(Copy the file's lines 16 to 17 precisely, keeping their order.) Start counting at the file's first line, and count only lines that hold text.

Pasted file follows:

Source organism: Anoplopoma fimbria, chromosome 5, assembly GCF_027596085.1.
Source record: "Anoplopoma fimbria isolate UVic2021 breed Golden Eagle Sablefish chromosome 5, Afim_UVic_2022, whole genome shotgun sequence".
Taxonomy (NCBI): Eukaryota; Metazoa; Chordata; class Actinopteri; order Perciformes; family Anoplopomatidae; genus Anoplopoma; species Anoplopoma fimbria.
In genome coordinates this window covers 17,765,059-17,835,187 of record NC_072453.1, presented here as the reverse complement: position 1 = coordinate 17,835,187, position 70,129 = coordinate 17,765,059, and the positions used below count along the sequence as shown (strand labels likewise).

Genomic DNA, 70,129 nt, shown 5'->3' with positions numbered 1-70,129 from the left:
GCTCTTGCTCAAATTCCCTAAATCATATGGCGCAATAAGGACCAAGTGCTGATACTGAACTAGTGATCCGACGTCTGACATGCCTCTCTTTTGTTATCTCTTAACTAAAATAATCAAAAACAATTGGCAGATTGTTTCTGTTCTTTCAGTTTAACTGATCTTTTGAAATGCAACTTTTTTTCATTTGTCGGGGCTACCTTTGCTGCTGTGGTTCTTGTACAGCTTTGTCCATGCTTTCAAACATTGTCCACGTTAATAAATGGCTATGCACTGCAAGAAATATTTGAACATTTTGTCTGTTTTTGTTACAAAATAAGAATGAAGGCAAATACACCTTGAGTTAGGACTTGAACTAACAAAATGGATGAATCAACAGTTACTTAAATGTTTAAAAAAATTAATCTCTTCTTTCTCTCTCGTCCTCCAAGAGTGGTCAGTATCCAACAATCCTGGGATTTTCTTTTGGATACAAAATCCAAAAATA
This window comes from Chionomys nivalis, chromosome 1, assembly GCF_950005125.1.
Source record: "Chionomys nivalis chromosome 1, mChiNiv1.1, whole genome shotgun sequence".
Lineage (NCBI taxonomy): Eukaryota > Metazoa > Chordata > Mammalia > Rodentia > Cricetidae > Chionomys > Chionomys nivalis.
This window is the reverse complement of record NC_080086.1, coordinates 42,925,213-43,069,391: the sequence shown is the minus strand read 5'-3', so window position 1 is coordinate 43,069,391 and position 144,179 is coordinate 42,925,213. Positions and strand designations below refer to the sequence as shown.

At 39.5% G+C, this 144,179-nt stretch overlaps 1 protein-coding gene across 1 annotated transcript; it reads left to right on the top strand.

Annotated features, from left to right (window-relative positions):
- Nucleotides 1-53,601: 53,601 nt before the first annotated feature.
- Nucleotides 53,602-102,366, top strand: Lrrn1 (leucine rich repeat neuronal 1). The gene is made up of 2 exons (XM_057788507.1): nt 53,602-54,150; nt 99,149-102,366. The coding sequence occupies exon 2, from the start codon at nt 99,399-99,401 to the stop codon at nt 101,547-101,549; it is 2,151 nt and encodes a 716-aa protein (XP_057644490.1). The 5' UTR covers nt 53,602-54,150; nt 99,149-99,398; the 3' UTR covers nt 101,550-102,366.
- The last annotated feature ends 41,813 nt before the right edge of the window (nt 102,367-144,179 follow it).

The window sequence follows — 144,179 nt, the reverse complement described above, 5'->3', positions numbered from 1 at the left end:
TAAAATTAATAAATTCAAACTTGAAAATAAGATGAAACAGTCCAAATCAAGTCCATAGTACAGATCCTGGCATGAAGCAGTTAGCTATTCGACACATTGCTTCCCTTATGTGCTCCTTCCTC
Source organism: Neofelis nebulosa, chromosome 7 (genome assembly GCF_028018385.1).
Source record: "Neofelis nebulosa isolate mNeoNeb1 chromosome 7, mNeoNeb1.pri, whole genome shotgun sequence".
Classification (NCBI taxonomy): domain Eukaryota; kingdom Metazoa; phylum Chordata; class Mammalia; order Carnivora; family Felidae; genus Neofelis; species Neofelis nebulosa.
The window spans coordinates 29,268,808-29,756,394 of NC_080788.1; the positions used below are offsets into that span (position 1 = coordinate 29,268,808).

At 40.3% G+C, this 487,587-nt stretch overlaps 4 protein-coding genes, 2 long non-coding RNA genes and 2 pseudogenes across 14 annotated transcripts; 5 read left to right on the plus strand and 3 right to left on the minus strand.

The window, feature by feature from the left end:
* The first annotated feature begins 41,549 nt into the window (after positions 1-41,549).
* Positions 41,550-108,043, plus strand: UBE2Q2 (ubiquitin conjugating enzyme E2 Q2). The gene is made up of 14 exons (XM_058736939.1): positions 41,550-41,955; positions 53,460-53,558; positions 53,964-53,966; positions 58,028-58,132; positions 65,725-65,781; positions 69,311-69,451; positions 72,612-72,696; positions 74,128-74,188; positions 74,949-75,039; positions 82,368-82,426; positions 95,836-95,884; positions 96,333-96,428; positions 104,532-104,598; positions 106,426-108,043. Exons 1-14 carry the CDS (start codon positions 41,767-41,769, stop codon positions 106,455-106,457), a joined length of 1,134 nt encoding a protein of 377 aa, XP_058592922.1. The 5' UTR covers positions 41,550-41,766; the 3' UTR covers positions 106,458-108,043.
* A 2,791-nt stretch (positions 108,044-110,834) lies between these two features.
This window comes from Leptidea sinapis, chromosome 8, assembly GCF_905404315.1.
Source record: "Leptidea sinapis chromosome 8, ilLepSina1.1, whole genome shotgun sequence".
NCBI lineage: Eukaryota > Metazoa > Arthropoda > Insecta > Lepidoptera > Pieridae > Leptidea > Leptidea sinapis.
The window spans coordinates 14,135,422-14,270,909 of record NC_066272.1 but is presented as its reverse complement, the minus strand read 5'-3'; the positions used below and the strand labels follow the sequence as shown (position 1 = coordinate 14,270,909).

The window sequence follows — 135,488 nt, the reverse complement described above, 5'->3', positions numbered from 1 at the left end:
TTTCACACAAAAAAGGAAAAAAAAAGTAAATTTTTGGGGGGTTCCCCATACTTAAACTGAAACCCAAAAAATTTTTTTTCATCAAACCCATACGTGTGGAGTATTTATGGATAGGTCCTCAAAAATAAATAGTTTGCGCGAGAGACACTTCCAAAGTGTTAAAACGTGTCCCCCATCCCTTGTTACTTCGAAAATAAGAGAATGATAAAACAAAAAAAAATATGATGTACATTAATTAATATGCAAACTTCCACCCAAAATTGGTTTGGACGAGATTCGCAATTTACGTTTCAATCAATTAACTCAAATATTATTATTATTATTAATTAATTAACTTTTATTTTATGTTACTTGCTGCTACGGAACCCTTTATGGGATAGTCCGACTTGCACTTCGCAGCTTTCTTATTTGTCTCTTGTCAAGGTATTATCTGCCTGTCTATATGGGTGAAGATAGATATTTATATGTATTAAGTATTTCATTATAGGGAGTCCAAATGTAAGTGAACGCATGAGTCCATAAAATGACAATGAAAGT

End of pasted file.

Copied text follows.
The window sequence follows — 144,179 nt, the reverse complement described above, 5'->3', positions numbered from 1 at the left end:
TAAAATTAATAAATTCAAACTTGAAAATAAGATGAAACAGTCCAAATCAAGTCCATAGTACAGATCCTGGCATGAAGCAGTTAGCTATTCGACACATTGCTTCCCTTATGTGCTCCTTCCTC